Which Succulents Die After Blooming

Your succulent can be a monocarpic succulent if it recently died after producing a lovely bloom. Find out in this post what that means!

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The phrase “monocarpic” may sound frightening, but it’s not at all. What exactly does it mean? A monocarpic succulent only produces one blossom before it perishes.

I was aware that most Agaves die after blooming, but I had no idea that other succulents did the same. But I found out for myself that this was the case.

Recently, I’ve started to grow a lot of Sempervivums in my garden. I first observed some of these blooming a few weeks ago.

I couldn’t wait to see how their blooms looked. Succulent blossoms aren’t really my thing, but it’s interesting to see how different they can be. It turns out that Semps’ flowers have a rather distinctive appearance.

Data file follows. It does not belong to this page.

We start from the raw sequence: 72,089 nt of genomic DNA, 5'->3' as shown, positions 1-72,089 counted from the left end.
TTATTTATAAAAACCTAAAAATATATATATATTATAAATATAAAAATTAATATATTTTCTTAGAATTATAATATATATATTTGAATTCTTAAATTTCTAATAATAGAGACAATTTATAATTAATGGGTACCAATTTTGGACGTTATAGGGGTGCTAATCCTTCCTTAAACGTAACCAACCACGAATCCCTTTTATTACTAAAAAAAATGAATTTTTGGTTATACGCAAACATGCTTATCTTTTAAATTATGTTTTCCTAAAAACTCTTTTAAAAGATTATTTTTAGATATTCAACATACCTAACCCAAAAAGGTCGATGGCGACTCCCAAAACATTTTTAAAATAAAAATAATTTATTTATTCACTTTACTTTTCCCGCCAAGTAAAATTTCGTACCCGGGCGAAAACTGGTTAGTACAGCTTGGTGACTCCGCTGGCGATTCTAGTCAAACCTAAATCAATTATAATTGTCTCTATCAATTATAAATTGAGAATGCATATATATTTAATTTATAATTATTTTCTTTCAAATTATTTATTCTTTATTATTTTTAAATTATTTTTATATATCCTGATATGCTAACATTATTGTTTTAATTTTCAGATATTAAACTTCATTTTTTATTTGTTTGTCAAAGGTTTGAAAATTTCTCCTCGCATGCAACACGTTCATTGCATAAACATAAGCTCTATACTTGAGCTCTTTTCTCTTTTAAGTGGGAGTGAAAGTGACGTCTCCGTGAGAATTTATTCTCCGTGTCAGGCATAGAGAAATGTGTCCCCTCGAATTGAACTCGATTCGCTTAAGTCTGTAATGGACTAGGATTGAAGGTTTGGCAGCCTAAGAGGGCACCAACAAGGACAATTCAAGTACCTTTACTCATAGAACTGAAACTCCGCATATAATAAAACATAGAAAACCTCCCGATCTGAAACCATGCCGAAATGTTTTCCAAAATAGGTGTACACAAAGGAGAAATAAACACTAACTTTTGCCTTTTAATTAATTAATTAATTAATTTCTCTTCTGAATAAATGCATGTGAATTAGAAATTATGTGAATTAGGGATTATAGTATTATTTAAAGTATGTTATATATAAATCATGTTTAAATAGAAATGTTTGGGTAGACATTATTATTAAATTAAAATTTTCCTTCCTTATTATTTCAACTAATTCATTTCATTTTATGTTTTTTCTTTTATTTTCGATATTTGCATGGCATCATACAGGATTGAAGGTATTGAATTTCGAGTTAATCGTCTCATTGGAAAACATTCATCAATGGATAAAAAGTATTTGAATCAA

After the blooms had fully opened, I quickly realized that the “Hen or mother plant’s color was beginning to darken. I was certain it wasn’t sunburn because these particular plants are in the shade. Since I only water them once a week and by the time I water them again, the soil is generally very dry, I didn’t think it was from overwatering.

Everything began to make sense to me after I learned that Sempervivums are monocarpic. Only the flowering plants were withering; the rest were in fantastic condition!

Here’s what I discovered: Succulents that are monocarpic also “Before they bloom, a lot of young plants pup or produce offspring. Certainly the case with Sempervivums. The plants I bought were bursting at the seams with chicks. By the time they are prepared to blossom, the theory goes, they have already created more than enough new plants to take their place, allowing them to pass away content. As a final flourish, they devote all of their energy to growing a magnificent (and occasionally less beautiful) bloom.